But that’s about consumption. On the supply side, there’s still a good deal of scope in there for replication of the scenario the U.S. now faces, with big players able to outspend the minnows and their pesky innovation, and buy their way into “free with the package” prominence. The devil is in the details, and fans of competition will be hoping for the language of the EU proposals to be tightened up before they hit the European Parliament for a vote.
So it appears that the EU’s telecom overhaul might actually protect net neutrality. But it also might just end up incentivizing telecoms to no longer upgrade their lower-cost data-infrastructure since the proposed rules would only prevent companies from offering service packages that would “substantially impair the general quality of internet access services”. Upgrading and maintaining the “general quality of internet access services” doesn’t appear to be a focus of the proposed legislation.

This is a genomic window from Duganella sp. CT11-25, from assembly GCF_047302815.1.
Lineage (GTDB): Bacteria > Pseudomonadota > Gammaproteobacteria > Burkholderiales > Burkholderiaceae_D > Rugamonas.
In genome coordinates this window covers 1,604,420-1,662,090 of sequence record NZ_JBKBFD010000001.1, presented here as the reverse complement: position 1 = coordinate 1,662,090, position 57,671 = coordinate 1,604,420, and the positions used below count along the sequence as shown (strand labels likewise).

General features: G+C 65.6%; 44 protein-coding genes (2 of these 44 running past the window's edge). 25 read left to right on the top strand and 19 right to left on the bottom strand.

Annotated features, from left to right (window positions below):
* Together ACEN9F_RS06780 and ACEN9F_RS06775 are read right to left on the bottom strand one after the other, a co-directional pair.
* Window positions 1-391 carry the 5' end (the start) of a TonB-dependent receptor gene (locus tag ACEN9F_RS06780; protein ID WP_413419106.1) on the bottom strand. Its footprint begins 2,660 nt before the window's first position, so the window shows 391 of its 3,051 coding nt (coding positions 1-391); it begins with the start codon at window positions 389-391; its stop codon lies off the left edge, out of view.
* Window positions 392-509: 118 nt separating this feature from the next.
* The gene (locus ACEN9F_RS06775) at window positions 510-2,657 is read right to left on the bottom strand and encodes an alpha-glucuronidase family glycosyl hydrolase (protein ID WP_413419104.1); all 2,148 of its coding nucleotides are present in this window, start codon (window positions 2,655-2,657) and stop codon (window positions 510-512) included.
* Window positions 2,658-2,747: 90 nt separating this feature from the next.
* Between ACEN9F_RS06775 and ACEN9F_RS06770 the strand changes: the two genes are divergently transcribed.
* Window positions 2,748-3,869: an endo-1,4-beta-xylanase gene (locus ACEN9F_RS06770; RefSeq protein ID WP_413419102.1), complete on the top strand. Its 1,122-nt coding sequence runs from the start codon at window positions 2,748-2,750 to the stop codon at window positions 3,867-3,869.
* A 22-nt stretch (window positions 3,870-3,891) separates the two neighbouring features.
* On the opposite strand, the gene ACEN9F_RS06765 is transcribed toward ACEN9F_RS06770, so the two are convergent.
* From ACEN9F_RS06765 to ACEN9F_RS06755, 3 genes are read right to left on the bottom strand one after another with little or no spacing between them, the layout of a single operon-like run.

Net Neutrality or Business as Usual?
Still, as the above article points out, due to the highly fragmented EU telecom market — where no EU-wide oligopoly exists — market competition alone might enforce some degree of net neutrality even if the troubling loopholes persist. Hope springs eternal! Unfortunately, large players in the EU telecom market are already lobbying for exactly that kind of large scale consolidation. Large players with hopes and dreams of their own. Large players like Deutsche Telekom :
Europe’s Tech Lag and A Leg Up From Snowden
By Diane Brady January 20, 2014